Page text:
American Race Cars That Tore Up The International Scene

By Vukasin Herbez
American Race Cars That Tore Up The International Scene

Despite being the biggest car industry since the dawn of the automobile age, American car manufacturers have been focused on production and sales rather than motorsports competition.

But despite the lack of racing action overseas, some American racing cars were highly successful and influential all over the world. Although they designed some cars as such, others became racing cars when somebody realized they had potential. With the right drivers behind the wheel, history was easy to make. American racing cars always had more power than their European counterparts because they manifested a different approach in the same class of each competition.

So keep reading to learn all about the top 20 vehicles with considerable international success and notable wins. Some are famous and some are obscure, but all are successful. From the Le Mans and Formula One to the GT championships and rally dirt tracks, U.S.-built models were dominant and fast. This list will commemorate the machines that took the U.S. car industry to the next level by beating famous European names.

20. 1960 Chevrolet Corvette

The 1953 Corvette was the first true American sports car, so it was only natural this car should go racing. However, the first Corvettes with straight-six engines were not that fast. But when Chevrolet introduced the V8 option in 1955, the Corvette was finally capable of some racing success.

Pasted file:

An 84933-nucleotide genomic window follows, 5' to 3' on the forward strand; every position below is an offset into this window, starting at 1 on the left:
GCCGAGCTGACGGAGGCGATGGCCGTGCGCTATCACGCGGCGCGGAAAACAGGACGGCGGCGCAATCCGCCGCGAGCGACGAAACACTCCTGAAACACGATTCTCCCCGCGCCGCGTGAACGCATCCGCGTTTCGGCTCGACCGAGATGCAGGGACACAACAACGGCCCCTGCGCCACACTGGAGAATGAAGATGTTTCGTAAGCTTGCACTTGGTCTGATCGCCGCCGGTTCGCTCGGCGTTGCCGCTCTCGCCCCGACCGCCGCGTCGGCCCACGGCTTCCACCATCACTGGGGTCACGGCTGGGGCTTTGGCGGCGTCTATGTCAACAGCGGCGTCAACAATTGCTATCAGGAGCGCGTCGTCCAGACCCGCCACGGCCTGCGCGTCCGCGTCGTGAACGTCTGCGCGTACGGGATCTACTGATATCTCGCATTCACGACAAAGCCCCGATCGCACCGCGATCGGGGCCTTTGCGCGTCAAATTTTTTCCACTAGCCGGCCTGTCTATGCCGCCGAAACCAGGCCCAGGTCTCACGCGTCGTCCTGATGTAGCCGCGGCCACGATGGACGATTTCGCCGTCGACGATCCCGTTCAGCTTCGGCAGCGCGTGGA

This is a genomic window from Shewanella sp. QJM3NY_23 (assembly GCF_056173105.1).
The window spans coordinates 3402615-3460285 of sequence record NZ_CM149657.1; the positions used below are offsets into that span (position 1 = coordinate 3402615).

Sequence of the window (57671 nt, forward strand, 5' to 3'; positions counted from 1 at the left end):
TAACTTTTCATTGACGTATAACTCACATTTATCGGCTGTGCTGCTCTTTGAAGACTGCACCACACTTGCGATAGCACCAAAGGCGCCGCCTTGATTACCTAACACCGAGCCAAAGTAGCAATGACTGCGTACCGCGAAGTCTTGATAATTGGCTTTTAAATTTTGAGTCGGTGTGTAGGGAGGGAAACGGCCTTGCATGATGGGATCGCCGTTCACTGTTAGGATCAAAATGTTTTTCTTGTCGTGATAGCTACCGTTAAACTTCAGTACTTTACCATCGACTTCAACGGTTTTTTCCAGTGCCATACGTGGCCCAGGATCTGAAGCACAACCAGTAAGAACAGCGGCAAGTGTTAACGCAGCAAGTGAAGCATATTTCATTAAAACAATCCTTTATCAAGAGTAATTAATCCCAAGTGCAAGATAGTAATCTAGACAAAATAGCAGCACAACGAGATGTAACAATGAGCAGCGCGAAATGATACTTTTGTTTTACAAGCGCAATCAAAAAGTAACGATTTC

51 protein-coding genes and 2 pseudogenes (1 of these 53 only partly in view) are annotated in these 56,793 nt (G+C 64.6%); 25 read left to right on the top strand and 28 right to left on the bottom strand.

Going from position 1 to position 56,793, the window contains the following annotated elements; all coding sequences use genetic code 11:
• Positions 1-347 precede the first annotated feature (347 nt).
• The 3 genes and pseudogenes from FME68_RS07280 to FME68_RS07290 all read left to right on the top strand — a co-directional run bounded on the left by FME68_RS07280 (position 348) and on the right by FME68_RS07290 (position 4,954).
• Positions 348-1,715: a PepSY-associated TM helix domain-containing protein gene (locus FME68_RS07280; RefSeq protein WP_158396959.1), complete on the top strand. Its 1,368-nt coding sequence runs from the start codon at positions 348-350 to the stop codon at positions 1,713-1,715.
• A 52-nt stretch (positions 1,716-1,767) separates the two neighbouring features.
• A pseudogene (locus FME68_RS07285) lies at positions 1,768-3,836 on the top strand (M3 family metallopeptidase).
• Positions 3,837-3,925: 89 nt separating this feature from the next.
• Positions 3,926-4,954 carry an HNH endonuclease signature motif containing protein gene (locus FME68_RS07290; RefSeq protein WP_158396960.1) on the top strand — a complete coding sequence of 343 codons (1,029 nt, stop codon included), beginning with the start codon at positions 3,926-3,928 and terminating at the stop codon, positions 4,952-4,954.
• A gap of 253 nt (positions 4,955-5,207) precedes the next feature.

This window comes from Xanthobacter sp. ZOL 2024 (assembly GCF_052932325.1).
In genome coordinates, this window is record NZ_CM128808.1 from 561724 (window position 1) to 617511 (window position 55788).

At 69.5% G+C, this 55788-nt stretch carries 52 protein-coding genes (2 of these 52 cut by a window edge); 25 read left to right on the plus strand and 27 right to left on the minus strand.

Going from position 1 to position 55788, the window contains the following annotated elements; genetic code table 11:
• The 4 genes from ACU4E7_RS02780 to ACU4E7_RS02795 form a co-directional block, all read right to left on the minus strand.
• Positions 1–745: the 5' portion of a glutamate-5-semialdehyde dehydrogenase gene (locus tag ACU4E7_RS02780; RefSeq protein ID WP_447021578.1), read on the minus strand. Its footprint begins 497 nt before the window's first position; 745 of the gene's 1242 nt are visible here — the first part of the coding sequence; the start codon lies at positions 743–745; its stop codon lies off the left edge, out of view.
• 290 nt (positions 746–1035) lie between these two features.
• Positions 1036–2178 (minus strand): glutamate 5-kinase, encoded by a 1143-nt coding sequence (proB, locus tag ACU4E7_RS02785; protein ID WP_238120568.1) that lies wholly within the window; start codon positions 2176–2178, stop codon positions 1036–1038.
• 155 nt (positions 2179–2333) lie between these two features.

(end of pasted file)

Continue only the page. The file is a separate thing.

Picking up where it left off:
Chevrolet didn’t have a factory racing project until 1960 and the 24 Hours of Le Mans race. In fact, 1960 was an important year for the Corvette since it backed the famous American racing impresario, Biggs Cunningham, and his Le Mans effort. Cunningham was one of the biggest names on the international racing scene in those days.

He tried to win Le Mans several times in his own creations, but never managed to do so despite good results. So in the late ’50s, Biggs teamed with Chevrolet. This proved to be a perfect match.

So, on the 26th of June 1960, a highly modified Chevrolet Corvette became the first American car to win a 24 Hours of Le Mans race. It won the GT class in front of numerous Jaguars, Ferraris and Porsches with John Finch and Bob Grossman at the wheel. This success made Corvette the talk of the global sports car community, transforming it into a respectable force on the racing scene.

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